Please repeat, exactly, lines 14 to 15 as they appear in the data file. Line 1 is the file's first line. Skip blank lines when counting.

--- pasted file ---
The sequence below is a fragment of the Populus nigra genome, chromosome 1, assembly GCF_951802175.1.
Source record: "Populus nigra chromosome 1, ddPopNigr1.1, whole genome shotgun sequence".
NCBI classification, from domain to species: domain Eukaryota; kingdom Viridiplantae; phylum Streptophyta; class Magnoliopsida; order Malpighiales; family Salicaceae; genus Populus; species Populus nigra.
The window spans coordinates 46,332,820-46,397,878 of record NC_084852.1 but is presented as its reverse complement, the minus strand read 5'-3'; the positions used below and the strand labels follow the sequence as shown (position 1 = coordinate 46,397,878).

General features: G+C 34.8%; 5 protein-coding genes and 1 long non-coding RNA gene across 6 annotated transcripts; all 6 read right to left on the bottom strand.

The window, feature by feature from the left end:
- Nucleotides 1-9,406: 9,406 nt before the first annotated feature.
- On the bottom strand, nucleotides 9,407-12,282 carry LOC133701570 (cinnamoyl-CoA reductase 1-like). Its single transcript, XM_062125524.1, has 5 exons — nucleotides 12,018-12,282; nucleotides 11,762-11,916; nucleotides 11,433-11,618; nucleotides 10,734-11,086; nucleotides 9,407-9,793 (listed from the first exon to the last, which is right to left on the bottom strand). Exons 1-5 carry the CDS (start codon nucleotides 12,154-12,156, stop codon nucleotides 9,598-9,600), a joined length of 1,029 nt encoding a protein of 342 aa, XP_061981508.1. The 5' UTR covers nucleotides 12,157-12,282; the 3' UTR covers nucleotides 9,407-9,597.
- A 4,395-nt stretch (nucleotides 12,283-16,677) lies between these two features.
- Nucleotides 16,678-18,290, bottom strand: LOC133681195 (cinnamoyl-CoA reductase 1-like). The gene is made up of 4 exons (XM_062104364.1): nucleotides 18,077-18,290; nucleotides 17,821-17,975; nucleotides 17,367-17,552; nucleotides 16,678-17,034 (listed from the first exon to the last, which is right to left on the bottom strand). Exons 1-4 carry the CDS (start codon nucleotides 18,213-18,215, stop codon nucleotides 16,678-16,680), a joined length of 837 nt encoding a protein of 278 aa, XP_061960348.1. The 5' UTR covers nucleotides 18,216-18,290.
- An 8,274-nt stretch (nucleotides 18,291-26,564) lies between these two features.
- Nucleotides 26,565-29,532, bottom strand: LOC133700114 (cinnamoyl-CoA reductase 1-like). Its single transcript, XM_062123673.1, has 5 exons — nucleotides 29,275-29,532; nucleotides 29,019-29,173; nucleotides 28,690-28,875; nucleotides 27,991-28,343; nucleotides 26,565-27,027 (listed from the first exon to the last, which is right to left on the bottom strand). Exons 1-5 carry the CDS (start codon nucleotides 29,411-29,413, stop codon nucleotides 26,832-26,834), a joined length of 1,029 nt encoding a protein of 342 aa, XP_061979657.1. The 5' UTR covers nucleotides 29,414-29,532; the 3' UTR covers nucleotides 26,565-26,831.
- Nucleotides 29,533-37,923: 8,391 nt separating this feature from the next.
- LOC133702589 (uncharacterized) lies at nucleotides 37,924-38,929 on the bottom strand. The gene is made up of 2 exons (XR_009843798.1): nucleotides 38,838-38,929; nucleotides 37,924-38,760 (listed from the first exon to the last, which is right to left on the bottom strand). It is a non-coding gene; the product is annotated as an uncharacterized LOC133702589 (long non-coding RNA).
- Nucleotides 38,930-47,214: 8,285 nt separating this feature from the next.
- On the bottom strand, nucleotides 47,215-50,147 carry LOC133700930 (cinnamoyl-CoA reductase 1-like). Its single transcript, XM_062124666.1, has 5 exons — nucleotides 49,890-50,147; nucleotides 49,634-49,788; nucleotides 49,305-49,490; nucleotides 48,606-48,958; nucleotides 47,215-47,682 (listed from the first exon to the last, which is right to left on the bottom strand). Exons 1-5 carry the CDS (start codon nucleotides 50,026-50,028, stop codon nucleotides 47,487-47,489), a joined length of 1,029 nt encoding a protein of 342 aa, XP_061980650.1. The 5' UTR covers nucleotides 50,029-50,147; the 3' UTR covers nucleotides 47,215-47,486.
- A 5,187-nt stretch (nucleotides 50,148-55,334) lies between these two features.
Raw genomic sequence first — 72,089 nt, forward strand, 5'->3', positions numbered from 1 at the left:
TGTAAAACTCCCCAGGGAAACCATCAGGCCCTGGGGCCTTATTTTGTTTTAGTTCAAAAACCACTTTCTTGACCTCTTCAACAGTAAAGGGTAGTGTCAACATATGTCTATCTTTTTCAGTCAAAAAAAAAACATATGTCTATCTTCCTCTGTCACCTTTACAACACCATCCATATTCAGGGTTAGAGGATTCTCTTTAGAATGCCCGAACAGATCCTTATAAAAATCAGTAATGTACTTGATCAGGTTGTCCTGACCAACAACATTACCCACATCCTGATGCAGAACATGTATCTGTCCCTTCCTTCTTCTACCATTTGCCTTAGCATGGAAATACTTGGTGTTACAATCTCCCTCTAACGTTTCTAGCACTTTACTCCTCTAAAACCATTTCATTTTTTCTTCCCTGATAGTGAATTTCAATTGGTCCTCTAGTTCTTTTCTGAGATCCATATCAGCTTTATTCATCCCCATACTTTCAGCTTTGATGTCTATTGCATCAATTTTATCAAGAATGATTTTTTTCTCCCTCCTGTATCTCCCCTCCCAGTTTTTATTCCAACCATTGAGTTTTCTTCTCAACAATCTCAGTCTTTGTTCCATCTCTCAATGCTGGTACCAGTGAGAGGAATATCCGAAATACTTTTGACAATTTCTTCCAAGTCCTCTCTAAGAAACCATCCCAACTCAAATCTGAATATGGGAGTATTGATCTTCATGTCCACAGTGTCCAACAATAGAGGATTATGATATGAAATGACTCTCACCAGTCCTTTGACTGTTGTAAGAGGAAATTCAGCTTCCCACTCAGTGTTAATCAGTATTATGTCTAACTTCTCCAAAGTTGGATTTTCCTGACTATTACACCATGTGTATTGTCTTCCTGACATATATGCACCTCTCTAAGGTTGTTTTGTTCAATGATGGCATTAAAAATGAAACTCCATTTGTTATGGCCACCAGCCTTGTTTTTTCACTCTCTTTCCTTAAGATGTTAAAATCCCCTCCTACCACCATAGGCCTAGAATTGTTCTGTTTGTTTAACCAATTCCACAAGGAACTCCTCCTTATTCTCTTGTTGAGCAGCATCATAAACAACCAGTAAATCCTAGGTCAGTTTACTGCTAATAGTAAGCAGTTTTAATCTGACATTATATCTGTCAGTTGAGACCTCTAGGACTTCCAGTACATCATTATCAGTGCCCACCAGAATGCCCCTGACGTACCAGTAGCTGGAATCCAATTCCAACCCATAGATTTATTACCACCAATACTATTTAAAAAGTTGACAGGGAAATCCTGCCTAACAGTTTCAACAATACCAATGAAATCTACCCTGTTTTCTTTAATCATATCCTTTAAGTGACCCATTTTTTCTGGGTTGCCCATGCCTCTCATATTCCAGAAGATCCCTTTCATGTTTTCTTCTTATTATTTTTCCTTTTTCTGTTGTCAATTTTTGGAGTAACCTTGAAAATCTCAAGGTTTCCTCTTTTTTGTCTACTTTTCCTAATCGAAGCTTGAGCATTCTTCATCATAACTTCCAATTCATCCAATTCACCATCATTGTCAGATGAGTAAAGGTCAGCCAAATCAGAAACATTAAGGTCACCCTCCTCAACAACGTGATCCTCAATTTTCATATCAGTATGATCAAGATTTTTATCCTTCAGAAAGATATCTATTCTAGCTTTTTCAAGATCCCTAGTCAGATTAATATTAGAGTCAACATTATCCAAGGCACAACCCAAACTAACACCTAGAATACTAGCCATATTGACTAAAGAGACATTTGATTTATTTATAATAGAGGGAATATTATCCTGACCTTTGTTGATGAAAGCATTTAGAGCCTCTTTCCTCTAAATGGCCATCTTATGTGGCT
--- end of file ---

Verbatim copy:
- LOC133702589 (uncharacterized) lies at nucleotides 37,924-38,929 on the bottom strand. The gene is made up of 2 exons (XR_009843798.1): nucleotides 38,838-38,929; nucleotides 37,924-38,760 (listed from the first exon to the last, which is right to left on the bottom strand). It is a non-coding gene; the product is annotated as an uncharacterized LOC133702589 (long non-coding RNA).
- Nucleotides 38,930-47,214: 8,285 nt separating this feature from the next.